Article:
This easy and confidential service is a crisis text line for workers
The nonprofit Empower Work trains peer counselors to guide and support workers who are experiencing work stress—everything from harassment and bullying to surprise termination.
I hung up the phone, took a deep breath, and turned to my partner, “there’s got to be a better way than this. There must be a crisis text line for work?”
My partner looked at me. I’d just finished another whisper-network style phone call. It wasn’t going to make headlines, but it was another #MeToo experience. A young woman, first generation to go to college in her family had leveraged the heck out of her small, early career network and somehow connected with me. She was depleted and overwhelmed when we talked. She’d left college with massive student loans and was drawn to the tech industry with the promise of high wages and advancement in ways her family had never seen. She knew some of the challenges that might come her way—she’d experienced plenty throughout life. But she hadn’t expected the demeaning, pervasive toxicity of her small startup. Several weeks earlier it had reached a boiling point and she’d had no idea what to do.
As we wrapped our call, I was struck by how she’d needed someone weeks earlier. The situation had taken a wrecking ball through her confidence, and as weeks had passed with no support and little recourse, it had shaken her faith that going to college and moving into a future-forward industry would kick start her family into the middle class. When we chatted, she’d all but given up hope and was thinking of leaving her job and heading home to find different work and potentially a different career.
My newly connected friend was not alone. Research shows that workplaces are not working for most Americans. Across industries, roles, and geographies, over 95 percent of Americans have faced adverse work situations from bullying to harassment to surprise terminations to wage theft. Unfortunately when faced with one, over 80 percent of working Americans lack a trusted place to turn.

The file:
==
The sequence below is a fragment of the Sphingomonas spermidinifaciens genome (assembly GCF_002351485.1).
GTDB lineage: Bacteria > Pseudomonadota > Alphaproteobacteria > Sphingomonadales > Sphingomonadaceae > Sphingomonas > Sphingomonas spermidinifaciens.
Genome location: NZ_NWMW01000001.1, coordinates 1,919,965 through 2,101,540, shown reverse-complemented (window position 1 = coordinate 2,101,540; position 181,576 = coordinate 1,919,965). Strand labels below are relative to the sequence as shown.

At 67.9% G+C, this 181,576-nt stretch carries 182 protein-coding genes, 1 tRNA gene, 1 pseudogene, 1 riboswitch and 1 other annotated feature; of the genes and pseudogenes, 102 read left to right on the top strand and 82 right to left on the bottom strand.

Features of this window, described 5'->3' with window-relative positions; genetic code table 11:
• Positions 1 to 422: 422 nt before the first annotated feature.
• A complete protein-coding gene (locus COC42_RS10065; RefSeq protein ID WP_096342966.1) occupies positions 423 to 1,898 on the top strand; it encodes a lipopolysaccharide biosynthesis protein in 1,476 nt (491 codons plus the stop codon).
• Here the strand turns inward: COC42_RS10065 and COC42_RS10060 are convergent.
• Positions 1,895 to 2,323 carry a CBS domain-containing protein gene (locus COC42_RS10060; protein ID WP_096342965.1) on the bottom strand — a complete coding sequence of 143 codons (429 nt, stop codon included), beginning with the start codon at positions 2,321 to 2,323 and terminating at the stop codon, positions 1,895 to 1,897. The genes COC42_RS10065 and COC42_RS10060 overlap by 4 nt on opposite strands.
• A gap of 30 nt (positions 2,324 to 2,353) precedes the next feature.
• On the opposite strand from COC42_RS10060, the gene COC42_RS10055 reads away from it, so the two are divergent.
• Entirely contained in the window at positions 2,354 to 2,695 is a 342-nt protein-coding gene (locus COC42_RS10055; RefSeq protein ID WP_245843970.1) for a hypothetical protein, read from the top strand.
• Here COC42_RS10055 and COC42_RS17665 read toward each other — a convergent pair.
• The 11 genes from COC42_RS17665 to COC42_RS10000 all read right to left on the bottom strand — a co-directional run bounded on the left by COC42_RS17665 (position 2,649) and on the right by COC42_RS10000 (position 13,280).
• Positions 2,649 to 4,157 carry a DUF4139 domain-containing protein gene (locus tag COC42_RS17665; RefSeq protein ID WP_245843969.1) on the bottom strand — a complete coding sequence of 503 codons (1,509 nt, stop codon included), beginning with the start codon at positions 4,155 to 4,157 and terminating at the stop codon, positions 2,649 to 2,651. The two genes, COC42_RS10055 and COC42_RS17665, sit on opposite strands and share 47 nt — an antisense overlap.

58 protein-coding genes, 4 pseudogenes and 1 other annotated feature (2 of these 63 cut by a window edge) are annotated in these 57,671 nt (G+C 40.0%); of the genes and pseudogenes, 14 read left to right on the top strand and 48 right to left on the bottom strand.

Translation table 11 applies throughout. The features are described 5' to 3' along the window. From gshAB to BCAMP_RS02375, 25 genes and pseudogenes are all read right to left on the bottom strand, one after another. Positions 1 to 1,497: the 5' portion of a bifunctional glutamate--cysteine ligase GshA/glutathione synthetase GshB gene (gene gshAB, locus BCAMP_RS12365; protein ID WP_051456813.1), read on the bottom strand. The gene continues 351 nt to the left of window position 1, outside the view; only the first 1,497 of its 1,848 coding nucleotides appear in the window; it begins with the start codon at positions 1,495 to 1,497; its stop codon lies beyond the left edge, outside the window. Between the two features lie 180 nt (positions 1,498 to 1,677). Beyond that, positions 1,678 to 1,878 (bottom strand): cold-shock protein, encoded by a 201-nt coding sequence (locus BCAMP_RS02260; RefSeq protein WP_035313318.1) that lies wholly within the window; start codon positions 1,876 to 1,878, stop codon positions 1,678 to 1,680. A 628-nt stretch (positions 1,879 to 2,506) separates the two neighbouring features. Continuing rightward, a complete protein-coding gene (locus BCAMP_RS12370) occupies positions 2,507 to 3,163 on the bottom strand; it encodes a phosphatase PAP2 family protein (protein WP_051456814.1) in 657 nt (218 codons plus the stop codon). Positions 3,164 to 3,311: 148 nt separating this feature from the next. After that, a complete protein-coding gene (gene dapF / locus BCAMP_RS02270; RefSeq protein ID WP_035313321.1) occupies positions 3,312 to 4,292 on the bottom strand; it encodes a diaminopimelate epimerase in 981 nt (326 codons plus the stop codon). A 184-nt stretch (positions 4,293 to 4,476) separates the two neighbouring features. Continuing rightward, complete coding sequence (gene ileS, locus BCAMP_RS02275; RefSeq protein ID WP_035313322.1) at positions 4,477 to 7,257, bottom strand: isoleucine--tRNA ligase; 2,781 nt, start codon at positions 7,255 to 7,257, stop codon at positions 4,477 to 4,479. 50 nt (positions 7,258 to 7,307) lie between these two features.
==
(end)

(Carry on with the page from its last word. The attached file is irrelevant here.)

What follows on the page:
And not surprisingly, the negative impact is unevenly spread. Under-represented and under-resourced workers are not only more likely to face adverse situations, they’re less likely to have support, resulting in calling in sick (often unpaid), leaving a job with no next job, taking a pay cut, or leaving an industry altogether. There’s a pervasive, invisible negative ripple effect across people’s lives, exacerbating inequality.
We’re supposed to be the land of opportunity. Work—and our jobs—are too often tied to our economic security and mobility, as well as our wellbeing. Today, stress from work is at an all time high, in part because of the threat of losing that security, identity, and dignity.
Our emotional and financial wellbeing are deeply interconnected, with little safety net.
As I reflected on that call in the coming weeks, I couldn’t let go of a question: “what do workers at these critical moments need?”
So I followed that question. Delving into qualitative and quantitative research, mapping the market, and listening to workers. Ultimately, launching the first text line for work issues.
Empower Work addresses a critical gap and is a complement to many existing resources. We blend emotional and tactical coaching, reaching workers on a bus, or a break room via SMS or chat. Trained peer counselors provide a discrete, immediate space to process. They guide the texter in exploring the larger context, evaluating options, and identifying a next step.
Over 90 percent of texters say that after engaging with Empower Work they both feel better and, within a few weeks, take an action that results in an outcome they want (e.g., reporting a chef for harassment, getting a pay raise). A significant impact for a timely intervention. And more than 96 percent of our deeply trained volunteers say they learn new skills they bring back to their workplaces.
Our timely intervention is leading to demonstrably more positive economic and emotional outcomes for underserved workers after livelihood-threatening experiences.
One person wrote, “In all honesty, I think bad bosses keep pushing employees to the brink of a mental health crisis. People don’t have the laws or resources to get help and stop the toxic workplaces from affecting them so negatively. Empower Work is necessary because it gives people a way to talk it out, get validation and advice and it doesn’t cost a dime or make someone fill out insurance paperwork or feel like it may get back to their bosses about what they feel.”
Another shared, “Empower Work was there for me when I needed them. There were no long waits, no intake forms, no financial questions. There was a human on the other end of the line who cared. That meant a lot.”
Over 40 million working Americans lack access to resources and support. Many are struggling for their families, for a better future, for that promise of opportunity.
I believe we can build better, healthier workplaces where employees are valued, supported, and empowered. We know what creates positive outcomes—now we’re building to reach 3 million under-represented workers within the next five years, transforming emotional and economic outcomes, training thousands of volunteers that leverage their skills to bring change to their workplaces, and opening our data and working with researchers to shift systemic change.
Do you believe there can be a better future of work? Join us.